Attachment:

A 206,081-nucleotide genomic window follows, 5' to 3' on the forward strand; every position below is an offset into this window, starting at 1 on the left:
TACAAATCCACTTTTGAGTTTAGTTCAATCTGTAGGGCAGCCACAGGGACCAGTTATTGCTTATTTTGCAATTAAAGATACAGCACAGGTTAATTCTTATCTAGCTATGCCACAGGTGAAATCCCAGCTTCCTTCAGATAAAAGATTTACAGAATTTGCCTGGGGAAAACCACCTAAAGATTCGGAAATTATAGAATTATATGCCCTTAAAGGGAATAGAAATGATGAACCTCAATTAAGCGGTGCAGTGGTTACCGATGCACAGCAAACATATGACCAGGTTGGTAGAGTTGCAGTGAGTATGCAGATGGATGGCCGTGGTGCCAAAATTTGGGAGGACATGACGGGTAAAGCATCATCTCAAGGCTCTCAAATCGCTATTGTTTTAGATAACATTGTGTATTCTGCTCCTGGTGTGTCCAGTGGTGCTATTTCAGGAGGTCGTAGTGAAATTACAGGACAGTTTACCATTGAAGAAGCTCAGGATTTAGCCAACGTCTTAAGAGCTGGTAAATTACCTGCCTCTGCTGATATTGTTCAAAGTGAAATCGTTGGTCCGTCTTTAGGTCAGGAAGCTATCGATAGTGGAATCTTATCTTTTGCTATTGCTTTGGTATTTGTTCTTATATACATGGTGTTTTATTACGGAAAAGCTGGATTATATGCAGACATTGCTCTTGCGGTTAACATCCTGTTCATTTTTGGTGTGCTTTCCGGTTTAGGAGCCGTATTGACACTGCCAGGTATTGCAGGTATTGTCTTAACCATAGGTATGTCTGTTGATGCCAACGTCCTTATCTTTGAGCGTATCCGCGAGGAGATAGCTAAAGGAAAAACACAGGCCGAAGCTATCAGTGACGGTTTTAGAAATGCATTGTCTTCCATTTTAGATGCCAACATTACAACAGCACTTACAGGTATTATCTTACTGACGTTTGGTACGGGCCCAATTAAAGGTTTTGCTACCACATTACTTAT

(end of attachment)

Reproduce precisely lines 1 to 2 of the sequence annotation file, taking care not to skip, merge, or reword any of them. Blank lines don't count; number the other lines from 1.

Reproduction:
A 206,081-nucleotide genomic window follows, 5' to 3' on the forward strand; every position below is an offset into this window, starting at 1 on the left:
TACAAATCCACTTTTGAGTTTAGTTCAATCTGTAGGGCAGCCACAGGGACCAGTTATTGCTTATTTTGCAATTAAAGATACAGCACAGGTTAATTCTTATCTAGCTATGCCACAGGTGAAATCCCAGCTTCCTTCAGATAAAAGATTTACAGAATTTGCCTGGGGAAAACCACCTAAAGATTCGGAAATTATAGAATTATATGCCCTTAAAGGGAATAGAAATGATGAACCTCAATTAAGCGGTGCAGTGGTTACCGATGCACAGCAAACATATGACCAGGTTGGTAGAGTTGCAGTGAGTATGCAGATGGATGGCCGTGGTGCCAAAATTTGGGAGGACATGACGGGTAAAGCATCATCTCAAGGCTCTCAAATCGCTATTGTTTTAGATAACATTGTGTATTCTGCTCCTGGTGTGTCCAGTGGTGCTATTTCAGGAGGTCGTAGTGAAATTACAGGACAGTTTACCATTGAAGAAGCTCAGGATTTAGCCAACGTCTTAAGAGCTGGTAAATTACCTGCCTCTGCTGATATTGTTCAAAGTGAAATCGTTGGTCCGTCTTTAGGTCAGGAAGCTATCGATAGTGGAATCTTATCTTTTGCTATTGCTTTGGTATTTGTTCTTATATACATGGTGTTTTATTACGGAAAAGCTGGATTATATGCAGACATTGCTCTTGCGGTTAACATCCTGTTCATTTTTGGTGTGCTTTCCGGTTTAGGAGCCGTATTGACACTGCCAGGTATTGCAGGTATTGTCTTAACCATAGGTATGTCTGTTGATGCCAACGTCCTTATCTTTGAGCGTATCCGCGAGGAGATAGCTAAAGGAAAAACACAGGCCGAAGCTATCAGTGACGGTTTTAGAAATGCATTGTCTTCCATTTTAGATGCCAACATTACAACAGCACTTACAGGTATTATCTTACTGACGTTTGGTACGGGCCCAATTAAAGGTTTTGCTACCACATTACTTAT